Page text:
Northern Goshawk (Accipter gentilis)


Class: Aves
Order: Falconiformes
Family:    Accipitridae
Size:    Length 21 to 26 inches (53 to 66 cm)   Wingspan: 40 to 46 inches (102 to 117 cm)
Weight: 1 to 3 pounds (0.5 to 1.4 kg)
Diet: Birds, rodents, rabbits, squirrels, reptiles and other small to medium-sized animals
Distribution: North America, Europe, Asia
Young:  3 to 5 chicks, once a year
Animal Predators:  None
IUCN Status: No special status
Terms: Young: Chick
Lifespan: Approximately 15 years



·     The Northern goshawk is featured on a 46-cent Canadian stamp.

·     Female goshawks are larger than their male counterparts.

·     The name “goshawk” is derived from the term “goose hawk,” although they do not hunt geese.

·     The scientific name means (gentilis) nobility and (accipter) ability to seize.



The colouring of northern goshawks ranges from slate blue-grey to black. Their back, head and wing tops are usually dark, while the tail is light grey. Goshawks have white undersides with fine grey horizontal barring and eye colour ranging from red to reddish-brown.  Goshawks also have a distinctive white grouping of feathers which form a band above the eye.



Northern goshawks live in conifer-dominated forests throughout North America, Europe and Asia. In North America, they are more often found in western states and provinces than in the east. 


Feeding Habits

Goshawks select their prey from a concealed perch or from high in the air.  When a target is chosen, they fly to the ground at a great speed to catch the animal by surprise. They are considered valuable in keeping the rodent population in control. 



Northern goshawks mate for life and only look for another mate if one of the pair dies. Unlike many other species in which the male courts the female, in this case, females perform aerial dances to attract a male. Once a pair is established, they build a nest together composed of twigs, pine needles and bark in the crotch of a hardwood tree. Eggs are laid up to two months later in two to three day intervals. The female sits on the eggs, but the male takes over occasionally so she can have a break and find something to eat. The eggs begin to hatch in 36 days. While the chicks are small and helpless, the female does not leave the nest. The male brings food back for her and the nestlings. Both the male and female are fierce protectors of their nest and offspring and attack anyone who ventures too close. When the chicks are almost a month old, the female will begin to leave them for short periods of time while hunting with her mate. At about 35 days old, the young goshawks begin to move out of the nest and explore along the branches of the tree, before making their first attempts at flight. Young goshawks become fully independent by the time they are three months old.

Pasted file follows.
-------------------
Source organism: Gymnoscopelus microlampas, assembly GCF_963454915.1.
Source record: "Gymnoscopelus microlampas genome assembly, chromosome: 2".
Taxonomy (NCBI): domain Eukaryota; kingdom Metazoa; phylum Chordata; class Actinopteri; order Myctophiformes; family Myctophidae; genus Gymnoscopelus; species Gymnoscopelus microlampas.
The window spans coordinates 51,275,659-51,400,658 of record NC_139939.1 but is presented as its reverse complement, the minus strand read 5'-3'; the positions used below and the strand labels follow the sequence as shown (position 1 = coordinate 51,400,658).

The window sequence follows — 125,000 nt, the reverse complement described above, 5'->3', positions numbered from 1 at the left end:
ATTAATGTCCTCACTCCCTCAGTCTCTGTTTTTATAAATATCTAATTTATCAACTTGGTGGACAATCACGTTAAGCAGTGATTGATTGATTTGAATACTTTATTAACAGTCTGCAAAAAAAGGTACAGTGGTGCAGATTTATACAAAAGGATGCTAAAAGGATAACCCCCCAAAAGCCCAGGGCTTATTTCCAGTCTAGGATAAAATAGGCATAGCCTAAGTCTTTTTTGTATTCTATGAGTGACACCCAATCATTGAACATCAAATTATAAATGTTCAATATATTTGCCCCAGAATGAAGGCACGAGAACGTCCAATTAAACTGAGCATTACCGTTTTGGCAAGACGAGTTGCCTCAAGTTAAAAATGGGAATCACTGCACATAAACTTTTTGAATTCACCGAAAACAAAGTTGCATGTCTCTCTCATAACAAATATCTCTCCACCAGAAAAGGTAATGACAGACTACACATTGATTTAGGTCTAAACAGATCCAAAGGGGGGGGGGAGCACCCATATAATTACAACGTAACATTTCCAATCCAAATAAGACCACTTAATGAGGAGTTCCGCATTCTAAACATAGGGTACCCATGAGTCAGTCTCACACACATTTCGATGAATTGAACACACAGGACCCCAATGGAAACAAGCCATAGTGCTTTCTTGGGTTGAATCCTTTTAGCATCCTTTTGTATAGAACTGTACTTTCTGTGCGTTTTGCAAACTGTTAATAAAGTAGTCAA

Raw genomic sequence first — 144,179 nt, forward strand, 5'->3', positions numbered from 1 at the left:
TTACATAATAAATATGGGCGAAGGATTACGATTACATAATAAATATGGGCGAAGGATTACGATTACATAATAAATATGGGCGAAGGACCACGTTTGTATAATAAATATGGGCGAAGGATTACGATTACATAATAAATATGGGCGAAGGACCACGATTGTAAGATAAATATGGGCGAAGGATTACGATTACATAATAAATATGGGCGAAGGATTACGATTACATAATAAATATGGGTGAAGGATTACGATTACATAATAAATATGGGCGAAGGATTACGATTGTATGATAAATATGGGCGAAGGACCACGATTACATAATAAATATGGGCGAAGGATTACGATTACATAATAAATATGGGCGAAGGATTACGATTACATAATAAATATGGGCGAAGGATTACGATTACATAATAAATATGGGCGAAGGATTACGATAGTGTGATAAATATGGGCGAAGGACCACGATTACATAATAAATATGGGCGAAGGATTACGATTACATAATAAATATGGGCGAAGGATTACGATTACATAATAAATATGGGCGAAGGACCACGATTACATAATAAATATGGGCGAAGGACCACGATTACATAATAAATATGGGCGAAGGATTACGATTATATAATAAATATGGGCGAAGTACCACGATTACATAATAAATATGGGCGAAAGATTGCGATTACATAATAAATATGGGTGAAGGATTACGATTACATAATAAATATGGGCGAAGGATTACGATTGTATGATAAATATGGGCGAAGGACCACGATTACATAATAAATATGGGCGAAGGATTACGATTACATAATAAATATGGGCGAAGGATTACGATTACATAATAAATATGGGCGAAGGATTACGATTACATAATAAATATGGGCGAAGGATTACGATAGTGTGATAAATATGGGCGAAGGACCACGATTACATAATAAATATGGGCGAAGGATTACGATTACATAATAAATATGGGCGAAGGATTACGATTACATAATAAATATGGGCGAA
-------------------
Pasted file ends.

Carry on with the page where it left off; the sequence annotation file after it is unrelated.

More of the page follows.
Northern goshawks are one of the most popular birds of prey because of their ferocity, even though that also makes them one of the most difficult birds to train. Although these raptors mate for life, goshawks are solitary birds that only join their mates during spring and summer. They are beautiful, graceful birds and powerful flyers.



There are 12 subspecies of northern goshawks, and several of them are in danger. In Canada, the Queen Charlotte goshawk (Accipiter gentilis laingi) is on British Columbia’s Red List. In the United States, the Center for Biological Diversity and 18 environmental groups from across the west are petitioning the U.S. Fish & Wildlife Service to add the Northern goshawk to the federal Endangered Species Act list. By becoming listed as endangered, the goshawk’s habitat—mature and old growth forests in the west—would also be protected, causing logging operations to be reduced.



Northern Goshawk Wildlife Fact File, IM Pub, US

National Geographic Field Guide to the Birds of North America, Third Ed. (1999)